Date:  2022 
URL:  http://d.repec.org/n?u=RePEc:igi:igierp:680&r=mic 
By:  Flavio M. Menezes (Australian Institute for Business and Economics, University of Queensland, Brisbane, Australia); John Quiggin (School of Economics, University of Queensland, Brisbane, Australia) 
Abstract:  This paper reconciles the concepts of ex ante and ex post supply function equilibria of, respectively, Klemperer and Meyer (1989) and Menezes and Quiggin (2020) with the conjectural variations equilibrium of Bowley (1924) and Bresnahan (1981). We show that under appropriate conditions, the ex ante and ex post equilibrium supply curves coincide with each other and with the consistent conjectural equilibrium solution. Further, this is a dominant strategy equilibrium for both ex ante and ex post games, and represents the case in which players are indifferent regarding move order. We explore the implications of our results for empirical work. 
Keywords:  Imperfect competition, games in supply functions, conjectural variations 
JEL:  D43 L13 
Date:  2023–02–04 
URL:  http://d.repec.org/n?u=RePEc:qld:uqaibe:1&r=mic 
By:  Anna Bogomolnaia; Herve Moulin 
Abstract:  We propose a fair and efficient solution for assigning agents to m posts subject to congestion, when agents care about both their post and its congestion. Examples include assigning jobs to busy servers, students to crowded schools or crowded classes, commuters to congested routes, workers to crowded office spaces or to team projects etc... Congestion is anonymous (it only depends on the number n of agents in a given post). A canonical interpretation of ex ante fairness allows each agent to choose m postspecific caps on the congestion they tolerate: these requests are mutually feasible if and only if the sum of the caps is n. For ex post fairness we impose a competitive requirement close to envy freeness: taking the congestion profile as given each agent is assigned to one of her best posts. If a competitive assignment exists, it delivers unique congestion and welfare profiles and is also efficient and ex ante fair. In a fractional (randomised or time sharing) version of our model, a unique competitive congestion profile always exists. It is approximately implemented by a mixture of ex post deterministic assignments: with an approxination factor equal to the largest utility loss from one more unit of congestion, the latter deliver identical welfare profiles and are weakly efficient. Our approach to ex ante fairness generalises to the model where each agent's congestion is weighted. Now the caps on posts depend only upon own weight and total congestion, not on the number of other agents contributing to it. Remarkably in both models these caps are feasible if and only if they give to each agent the right to veto all but (1/m) of their feasible allocations.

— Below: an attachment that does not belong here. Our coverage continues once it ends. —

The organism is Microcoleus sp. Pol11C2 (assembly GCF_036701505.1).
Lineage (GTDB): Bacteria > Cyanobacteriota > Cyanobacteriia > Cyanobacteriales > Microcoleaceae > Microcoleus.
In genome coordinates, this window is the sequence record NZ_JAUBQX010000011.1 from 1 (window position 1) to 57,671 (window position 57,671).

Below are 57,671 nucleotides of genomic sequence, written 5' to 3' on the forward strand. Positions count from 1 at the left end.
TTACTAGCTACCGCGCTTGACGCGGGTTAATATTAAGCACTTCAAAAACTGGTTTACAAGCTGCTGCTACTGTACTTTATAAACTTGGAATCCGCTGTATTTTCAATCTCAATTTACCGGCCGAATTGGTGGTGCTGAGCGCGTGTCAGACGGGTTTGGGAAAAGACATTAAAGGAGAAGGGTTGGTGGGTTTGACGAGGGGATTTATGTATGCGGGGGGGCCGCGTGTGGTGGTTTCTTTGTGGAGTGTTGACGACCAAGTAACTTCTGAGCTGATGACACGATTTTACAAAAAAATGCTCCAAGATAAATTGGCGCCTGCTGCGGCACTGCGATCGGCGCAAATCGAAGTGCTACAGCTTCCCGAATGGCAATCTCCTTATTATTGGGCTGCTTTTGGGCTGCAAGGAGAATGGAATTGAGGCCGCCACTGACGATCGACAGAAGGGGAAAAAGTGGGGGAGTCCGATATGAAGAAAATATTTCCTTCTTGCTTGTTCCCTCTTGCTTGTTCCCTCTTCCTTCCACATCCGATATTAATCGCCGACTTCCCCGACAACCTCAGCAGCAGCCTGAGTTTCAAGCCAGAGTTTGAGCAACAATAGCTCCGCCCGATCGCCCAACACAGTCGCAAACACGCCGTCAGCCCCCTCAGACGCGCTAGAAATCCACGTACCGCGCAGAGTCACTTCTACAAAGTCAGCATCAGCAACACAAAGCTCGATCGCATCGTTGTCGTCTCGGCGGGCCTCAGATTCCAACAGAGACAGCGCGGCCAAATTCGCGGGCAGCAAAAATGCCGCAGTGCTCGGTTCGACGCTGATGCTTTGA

Date:  2023–01 
URL:  http://d.repec.org/n?u=RePEc:arx:papers:2301.12163&r=mic 
By:  de Cornière, Alexandre; Taylor, Greg 
Abstract:  Does enhanced access to data foster or hinder competition among firms? Using a competitioninutility framework that encompasses many situations where firms use data, we model data as a revenueshifter and identify two opposite effects: a markup effect according to which data induces firms to compete harder, and a surplusextraction effect. We provide conditions for data to be pro or anticompetitive, requiring neither knowledge of demand nor computation of equilibrium. We apply our results to situations where data is used to recommend products, monitor insuree behavior, pricediscriminate, or target advertising. We also revisit the issue of data and market structure. 
JEL:  L1 L4 L5 
Date:  2023–01–31 
URL:  http://d.repec.org/n?u=RePEc:tse:wpaper:32535&r=mic